If you paid a scammer using a prepaid card or gift card, try calling the company who issued the card to report the scam. Some providers may be able to get your money back as long as it has not been spent yet. Below are links on how to report gift card scams to providers often used by scammers.

  • Report Amazon gift card scam here
  • Report Google Play gift card scam here
  • Report Itunes gift card scams here
  • Report Steam gift card scams here
  • Report MoneyPak card scam here

Gift Card or Prepaid Card

In most cases, paying through credit card or debit card can be reversed as long as you report it immediately. Most banks will be able to reverse a fraudulent credit card transaction.

Money Transfer Apps

With money transfer apps like Venmo or PayPal, you can try to report the scam by going to their support pages. If your app is linked to your bank account or credit card, it is best to call your bank or credit card company as well to inform them of the scam. There is no guarantee, however, that you can recover money sent through a money transfer app

Step 4: Change your passwords immediately

If you provided your personal information to the scammer or provided remote access to your computer, it is important to immediately secure your online accounts like your emails, online banking information, and social media profiles. When scammers get access to emails, in particular, they can use this to hack your other online accounts.

Change your username, passwords, and security questions as soon as possible. If the scammer gained remote access to your computer, do not do the changes on the same computer. Instead, use a different computer to make sure that the scammer is not secretly monitoring the changes that you are making. You can also activate multi-factor authentication in your online accounts if possible. You can check with your specific account’s HELP page to see how to go about this process or call Customer Service.

Step 5: Report potential identity theft

If you believe that the phone scam has resulted in your identity being stolen or if you gave out your Social Security Number, you can report this to identitytheft.gov. This is the online portal set up by the United States government where victims can find the step-by-step process they need to follow when reporting identity fraud.

Types of Phone Scams

How do you even know if you’ve been scammed? The first course of action is to check your bank, credit card, and other financial statements to look for suspicious activity or charges you are not familiar with. You can also monitor your credit report by requesting a free copy from annualcreditreport.com to see whether there are inaccurate transactions.

Another effective way is to look for signs whether the phone call you just received sounded like a scam. If you’re not 100% sure whether it was a phone scam or not, familiarizing yourself with the most common types of phone scams used by scammers will clue you in.

Senior Woman Giving Credit Card Details On The Phone

Below are some of the most common types of phone scams in the United States.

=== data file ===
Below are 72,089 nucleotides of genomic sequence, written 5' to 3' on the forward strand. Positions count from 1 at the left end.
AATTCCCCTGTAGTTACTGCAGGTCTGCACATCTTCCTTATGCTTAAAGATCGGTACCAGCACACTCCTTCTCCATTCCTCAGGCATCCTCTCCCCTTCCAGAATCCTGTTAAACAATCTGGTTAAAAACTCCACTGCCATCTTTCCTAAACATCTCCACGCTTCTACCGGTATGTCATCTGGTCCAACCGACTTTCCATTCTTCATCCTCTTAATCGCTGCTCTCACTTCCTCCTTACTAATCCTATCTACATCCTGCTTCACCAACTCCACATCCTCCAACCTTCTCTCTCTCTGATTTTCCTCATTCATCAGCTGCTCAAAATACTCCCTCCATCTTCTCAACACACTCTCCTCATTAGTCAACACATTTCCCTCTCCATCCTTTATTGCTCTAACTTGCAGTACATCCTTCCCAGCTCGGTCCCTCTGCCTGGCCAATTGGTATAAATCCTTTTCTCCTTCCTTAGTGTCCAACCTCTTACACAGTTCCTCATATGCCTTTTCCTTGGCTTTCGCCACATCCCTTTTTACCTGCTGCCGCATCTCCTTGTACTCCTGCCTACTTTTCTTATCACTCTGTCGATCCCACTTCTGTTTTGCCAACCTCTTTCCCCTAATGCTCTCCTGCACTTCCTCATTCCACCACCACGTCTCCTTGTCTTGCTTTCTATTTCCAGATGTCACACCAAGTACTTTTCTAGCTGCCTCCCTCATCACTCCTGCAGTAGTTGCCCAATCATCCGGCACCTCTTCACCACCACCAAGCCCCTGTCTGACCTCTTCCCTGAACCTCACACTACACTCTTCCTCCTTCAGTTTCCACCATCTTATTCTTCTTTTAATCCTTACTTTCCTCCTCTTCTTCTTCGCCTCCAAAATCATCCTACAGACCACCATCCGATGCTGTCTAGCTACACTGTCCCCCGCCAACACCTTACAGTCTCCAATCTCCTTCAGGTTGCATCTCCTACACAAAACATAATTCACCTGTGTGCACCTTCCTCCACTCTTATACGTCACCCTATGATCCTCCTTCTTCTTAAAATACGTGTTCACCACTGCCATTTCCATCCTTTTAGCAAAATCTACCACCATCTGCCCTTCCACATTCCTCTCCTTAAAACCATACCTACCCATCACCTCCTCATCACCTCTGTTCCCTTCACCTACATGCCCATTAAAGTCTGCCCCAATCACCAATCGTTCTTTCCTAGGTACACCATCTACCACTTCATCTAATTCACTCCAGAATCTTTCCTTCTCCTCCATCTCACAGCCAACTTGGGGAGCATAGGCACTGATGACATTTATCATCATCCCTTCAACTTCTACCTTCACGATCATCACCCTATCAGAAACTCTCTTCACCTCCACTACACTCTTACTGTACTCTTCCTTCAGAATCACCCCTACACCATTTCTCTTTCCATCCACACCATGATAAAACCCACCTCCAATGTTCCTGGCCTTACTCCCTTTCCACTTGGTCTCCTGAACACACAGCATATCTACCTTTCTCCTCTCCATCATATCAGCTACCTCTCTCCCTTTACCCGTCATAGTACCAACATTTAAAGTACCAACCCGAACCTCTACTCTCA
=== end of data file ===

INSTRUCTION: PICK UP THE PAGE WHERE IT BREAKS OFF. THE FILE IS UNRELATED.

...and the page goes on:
1. You won a prize scam

The scammer will tell you that you won a raffle, lottery, or free vacation but you need to pay a small fee to claim your prize. Most victims become excited with the prize so they pay this amount only to realize later on it’s a scam.

2. Bank verification scam

The scammer will pretend that they are an employee of your bank, credit card company, or money transfer app like PayPal. They will ask you for your personal information like your password, answers to your security questions, or they may even trick you to enter a verification code that will give them access to your accounts.

3. Free Trial Scam

Scammers will offer you a free product sample but you will need to provide your personal information, credit card details, or pay a shipping fee. You are then duped when you realize that these products are not actually free or when you don’t receive the product at all.

4. Credit Repair Scams

If you are suffering from debt, you might think that it’s good news to have a company solve all your problems by offering to repair your credit. Many fraudulent companies will only charge you money but will not actually perform the service.

5. Fake government official scam

You will be led to believe that the caller is a government official. This fake official will scare you that you have been a victim of identity theft or you’re being investigated for a federal crime. You will then be asked to “verify” details so you will unsuspectingly supply private information to a stranger.

6. Covid-19 scams

The pandemic has led to a new breed of phone scams with 44% of Americans reporting that they have received a scam phone call related to Covid-19 in 2020. According to the FTC, phone scammers usually try to provide free testing kits, offer work from home jobs, pretend to be from Social Security or the World Health Organization, offer debt relief, and many more.

How to avoid being scammed on the phone

With many scammers becoming more sophisticated, no one is really safe from phone scams. However, by being vigilant and following the tips below, you can minimize the risks of being a victim of a phone scam.

  • Don’t answer phone calls from unknown numbers.
  • If you believe that a phone call is suspicious, hang up immediately.
  • When asked by a caller to verify your information, do not provide your personal information immediately. Instead, tell the caller that you are busy and you will call back. Do not call back the phone number that called you, instead call the number listed on the company or agency’s website. You can then confirm whether the call was legitimate or not.
  • If someone is pressuring you to take immediate action like pay a fee or send money through wire transfer or gift card, this is usually a sign that it’s a scam.

Avoid falling for scams over the phone by always being protective of your personal details and financial information. It is better to be extra safe than sorry when it comes to such matters.